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The Schoolmasters' Club Meeting

The Schoolmasters' Club Meeting image
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The Schoolmasters' Club held its auI nual Thuuksgiving week meeting in this city on Friday and Saturday last. It was produotive of ruuch gnod and was largely attended. Oa Friday the moruiug sessiou was held at the School of Musio building. The most important discussion was tb at of Prof Frtnch, of Hyde Park, who discnssed the value of sight readmg in the stndy of languages. Profs. Kelsey and Pattengill di.-cussed the same topic and it seemed 1 to be a general conclusión that sight roarïing was a first class method of studying a laoguage if not oarried too Ifar. At the afteruoon Bession the Euglish section met in Tappan hall. Mits H. A. Baucroft, of Albioi, preso ted a paper opon Bnglish literature as an aid to oomposition. There were two obstacles met with in the oultivation of appreciation of good literature on the part of the pupil : the pupil was not taught how to do coinposition and he was forever fearing correction. ' Henee familiar and easy topics should be given scholars. Tbe learning to write well depended upon the nnmber of tiialsaudcorrectionsand the rnanner in which they were received. The art was coinposition was an imitative one. Miss. A. D. Clarke, of Kalamazoo, spoke udod the historv of literature. In studying masterpieces the run of study shouldbe: (1) the author's work ; (2) the age; (8) the man himself and something about Mm. The study of literature should be first historical, then appreoiative. Pre f. Demmon expressed himself very freely upon the prevalent method of teachiug litereture by pullint; the best classics apart. Too ruuch stress was laid on acenracy and not enough on general impressions. In teaching litlature the teachers' airn sbould be to incúlcate a taste for literatura in the pupil and not set pupils to correcting Milton, George Eliot and Tannyson. At Saturday morning's session A. Gaylord Slocum, pjesident of Kalamazoo- ooilege, discussod "The Preparation of Teachers for Secondary Schools" - from the view of the ooi lege. He thought religious and moral training had muoh to do with e teacher's worth. Principal R. G. Boone, of the Normal school, thought that tho lower school teachers were the hardest worked pedagogues of all. They had from five 1 1 seven classes a day, and taught from twice to three times as long as a college professor. For the first time in the high school the student becomes cosmopolitan in his views. His studies caused him to take on more of a perspective view of life. The high school looked in two directions, iu as much as it was the preparatory scho 1 for some and the finishing school for others It was the view of the speaker that every teacher should have a college education. Prof. Hinsdale in addressing the convention said that oolJege teachers as a rule were not so well adapted to their positions as were the primary teachers. If there was as much bungling shown by the latter as there was by the forrner their positions would at once becoine vaoant. Dr. Nigbtingale, assistant superintendent of the Chicago schools, said that there were too many women teachers eraployed because they were cheap. In Michigan the ratio was 78.4 women to 21.6 men, because the wages f or women were so mucli lower than tor men. Women should receive as much pay as men, The school room was no place for dudes or dyspeptios. The teacher should be sunsihuy in temperament and loving in disposition. At the afternoon session Prof. Pattengill discusstid the diploma system in a mauner not complimentary to it. In his opinión there were too many schools on the University list. President Angelí brought the session to a close by a defeuse of the diploma syste n. He thought teachers where students resided knew more abuot their abilitiea in their studies than could be ascertained by examination here. The followiug offioers wore elected for the enstring year: President, John D. Reed, Michigan University ; vice presidont , President Hurtwell, of Kalamazoo; secretary and treasnrer, E. C. Warriner, 8aginaw, E. 8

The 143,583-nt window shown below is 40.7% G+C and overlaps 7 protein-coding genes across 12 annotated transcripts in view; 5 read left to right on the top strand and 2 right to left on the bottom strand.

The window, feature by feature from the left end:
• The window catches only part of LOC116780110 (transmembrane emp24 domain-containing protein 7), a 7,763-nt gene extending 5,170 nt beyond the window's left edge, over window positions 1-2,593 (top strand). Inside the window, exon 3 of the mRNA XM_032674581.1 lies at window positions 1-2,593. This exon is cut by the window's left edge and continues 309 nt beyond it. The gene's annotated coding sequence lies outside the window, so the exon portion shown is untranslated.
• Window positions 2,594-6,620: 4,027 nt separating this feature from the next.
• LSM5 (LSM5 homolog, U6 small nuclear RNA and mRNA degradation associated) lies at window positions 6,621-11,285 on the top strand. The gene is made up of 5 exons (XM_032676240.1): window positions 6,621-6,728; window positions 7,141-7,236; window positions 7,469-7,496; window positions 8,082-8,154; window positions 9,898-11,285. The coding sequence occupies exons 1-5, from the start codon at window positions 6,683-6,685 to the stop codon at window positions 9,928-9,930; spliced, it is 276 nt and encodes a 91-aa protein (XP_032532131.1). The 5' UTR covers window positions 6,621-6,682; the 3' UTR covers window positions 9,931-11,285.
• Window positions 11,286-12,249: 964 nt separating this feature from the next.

Ann Arbor Argus
Old News